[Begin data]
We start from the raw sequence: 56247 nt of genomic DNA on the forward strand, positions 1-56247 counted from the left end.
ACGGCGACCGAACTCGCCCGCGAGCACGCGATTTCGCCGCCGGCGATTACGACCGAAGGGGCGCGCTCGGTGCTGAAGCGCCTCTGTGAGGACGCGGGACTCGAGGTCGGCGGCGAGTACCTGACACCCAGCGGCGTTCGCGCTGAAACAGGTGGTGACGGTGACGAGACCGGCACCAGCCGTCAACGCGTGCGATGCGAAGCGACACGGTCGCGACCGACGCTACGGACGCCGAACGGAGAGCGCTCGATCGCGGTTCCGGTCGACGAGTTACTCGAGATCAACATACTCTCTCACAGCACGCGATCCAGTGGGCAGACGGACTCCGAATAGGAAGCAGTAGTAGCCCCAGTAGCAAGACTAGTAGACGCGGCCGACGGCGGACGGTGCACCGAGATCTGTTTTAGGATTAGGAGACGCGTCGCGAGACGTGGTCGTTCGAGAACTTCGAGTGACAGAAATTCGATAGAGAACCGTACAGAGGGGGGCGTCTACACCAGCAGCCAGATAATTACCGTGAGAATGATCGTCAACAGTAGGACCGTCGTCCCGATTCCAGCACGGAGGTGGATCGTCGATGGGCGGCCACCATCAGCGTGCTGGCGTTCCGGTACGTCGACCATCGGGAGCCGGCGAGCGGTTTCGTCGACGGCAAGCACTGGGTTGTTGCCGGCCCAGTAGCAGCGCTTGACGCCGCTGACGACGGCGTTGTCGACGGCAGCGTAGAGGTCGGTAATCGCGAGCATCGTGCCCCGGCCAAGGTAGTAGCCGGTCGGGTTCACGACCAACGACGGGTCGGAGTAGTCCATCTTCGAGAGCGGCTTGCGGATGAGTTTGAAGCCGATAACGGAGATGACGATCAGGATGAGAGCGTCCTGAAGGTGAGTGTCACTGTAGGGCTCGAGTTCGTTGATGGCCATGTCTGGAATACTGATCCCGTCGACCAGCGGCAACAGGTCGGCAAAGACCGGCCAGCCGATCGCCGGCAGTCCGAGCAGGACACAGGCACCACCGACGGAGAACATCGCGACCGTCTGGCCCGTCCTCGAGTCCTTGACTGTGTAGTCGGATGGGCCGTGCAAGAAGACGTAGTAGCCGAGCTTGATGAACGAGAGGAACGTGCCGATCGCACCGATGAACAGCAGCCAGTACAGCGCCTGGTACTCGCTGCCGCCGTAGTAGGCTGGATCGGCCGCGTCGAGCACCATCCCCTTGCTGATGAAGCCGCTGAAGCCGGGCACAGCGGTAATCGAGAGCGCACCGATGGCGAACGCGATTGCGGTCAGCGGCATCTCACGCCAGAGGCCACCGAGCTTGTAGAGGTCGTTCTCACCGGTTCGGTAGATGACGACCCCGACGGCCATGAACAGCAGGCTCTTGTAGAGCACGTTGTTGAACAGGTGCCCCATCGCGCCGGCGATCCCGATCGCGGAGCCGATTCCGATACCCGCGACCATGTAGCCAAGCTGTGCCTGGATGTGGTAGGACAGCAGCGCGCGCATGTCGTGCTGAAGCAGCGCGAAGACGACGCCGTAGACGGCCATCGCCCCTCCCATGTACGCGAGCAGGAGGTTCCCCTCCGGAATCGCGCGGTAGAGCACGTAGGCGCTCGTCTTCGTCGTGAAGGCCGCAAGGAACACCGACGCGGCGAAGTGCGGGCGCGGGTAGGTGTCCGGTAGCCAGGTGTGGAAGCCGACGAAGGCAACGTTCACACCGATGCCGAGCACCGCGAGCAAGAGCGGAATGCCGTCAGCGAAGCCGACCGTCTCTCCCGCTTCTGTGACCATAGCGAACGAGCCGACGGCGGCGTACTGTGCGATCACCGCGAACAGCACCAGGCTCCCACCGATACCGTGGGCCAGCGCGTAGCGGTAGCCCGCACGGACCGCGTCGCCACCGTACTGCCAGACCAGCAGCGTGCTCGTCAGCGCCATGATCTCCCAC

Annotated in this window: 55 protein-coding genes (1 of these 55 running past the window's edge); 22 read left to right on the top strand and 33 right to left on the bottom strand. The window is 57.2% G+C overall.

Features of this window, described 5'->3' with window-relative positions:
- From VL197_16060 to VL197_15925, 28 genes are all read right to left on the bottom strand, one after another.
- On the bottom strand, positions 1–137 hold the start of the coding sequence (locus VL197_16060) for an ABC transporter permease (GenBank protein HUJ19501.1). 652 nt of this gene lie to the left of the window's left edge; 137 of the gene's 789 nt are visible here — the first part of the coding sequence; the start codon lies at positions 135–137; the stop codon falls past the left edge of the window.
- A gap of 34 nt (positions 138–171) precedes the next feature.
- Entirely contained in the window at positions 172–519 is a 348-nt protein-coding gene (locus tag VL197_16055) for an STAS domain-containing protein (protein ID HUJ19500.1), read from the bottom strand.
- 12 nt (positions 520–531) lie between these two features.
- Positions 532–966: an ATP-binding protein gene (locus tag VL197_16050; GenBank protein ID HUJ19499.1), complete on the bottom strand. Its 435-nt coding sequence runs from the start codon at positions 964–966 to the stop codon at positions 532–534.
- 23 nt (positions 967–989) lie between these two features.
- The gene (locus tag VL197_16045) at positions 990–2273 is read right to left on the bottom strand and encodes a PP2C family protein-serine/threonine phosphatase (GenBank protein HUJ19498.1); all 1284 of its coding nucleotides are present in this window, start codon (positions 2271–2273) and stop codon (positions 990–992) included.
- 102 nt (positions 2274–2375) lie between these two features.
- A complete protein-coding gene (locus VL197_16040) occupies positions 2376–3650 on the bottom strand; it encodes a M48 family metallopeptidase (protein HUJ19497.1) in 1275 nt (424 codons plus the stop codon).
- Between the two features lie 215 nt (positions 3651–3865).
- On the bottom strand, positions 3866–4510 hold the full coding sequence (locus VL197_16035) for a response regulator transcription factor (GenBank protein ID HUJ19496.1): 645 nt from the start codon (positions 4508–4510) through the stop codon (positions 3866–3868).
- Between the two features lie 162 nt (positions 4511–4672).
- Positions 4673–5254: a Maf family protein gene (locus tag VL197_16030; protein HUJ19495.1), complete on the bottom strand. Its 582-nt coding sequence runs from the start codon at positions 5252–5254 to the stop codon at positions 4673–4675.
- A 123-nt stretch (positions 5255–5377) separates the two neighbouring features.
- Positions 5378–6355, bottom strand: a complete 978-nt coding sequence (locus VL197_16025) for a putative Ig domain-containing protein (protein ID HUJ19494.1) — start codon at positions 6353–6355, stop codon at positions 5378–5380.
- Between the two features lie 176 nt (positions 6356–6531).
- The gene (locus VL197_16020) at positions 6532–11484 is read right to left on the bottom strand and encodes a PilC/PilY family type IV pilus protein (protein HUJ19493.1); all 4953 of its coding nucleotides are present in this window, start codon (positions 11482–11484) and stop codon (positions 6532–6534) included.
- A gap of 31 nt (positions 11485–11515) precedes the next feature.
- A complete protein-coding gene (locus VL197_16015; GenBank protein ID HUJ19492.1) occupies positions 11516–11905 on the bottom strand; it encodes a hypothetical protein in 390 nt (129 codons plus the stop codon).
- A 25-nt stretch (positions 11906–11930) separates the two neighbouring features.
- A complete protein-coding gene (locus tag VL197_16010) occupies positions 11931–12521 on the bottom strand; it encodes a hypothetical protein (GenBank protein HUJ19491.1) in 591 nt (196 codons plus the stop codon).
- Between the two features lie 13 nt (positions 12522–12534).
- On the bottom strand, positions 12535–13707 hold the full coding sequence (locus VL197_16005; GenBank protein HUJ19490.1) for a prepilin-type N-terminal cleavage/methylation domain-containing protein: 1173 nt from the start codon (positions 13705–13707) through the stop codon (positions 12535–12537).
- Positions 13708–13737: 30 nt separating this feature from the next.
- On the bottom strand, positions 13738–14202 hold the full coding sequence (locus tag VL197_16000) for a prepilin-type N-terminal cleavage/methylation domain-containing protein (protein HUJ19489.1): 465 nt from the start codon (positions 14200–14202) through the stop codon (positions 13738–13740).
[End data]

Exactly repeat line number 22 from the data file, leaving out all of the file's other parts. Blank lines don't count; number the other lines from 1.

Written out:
- The gene (locus VL197_16020) at positions 6532–11484 is read right to left on the bottom strand and encodes a PilC/PilY family type IV pilus protein (protein HUJ19493.1); all 4953 of its coding nucleotides are present in this window, start codon (positions 11482–11484) and stop codon (positions 6532–6534) included.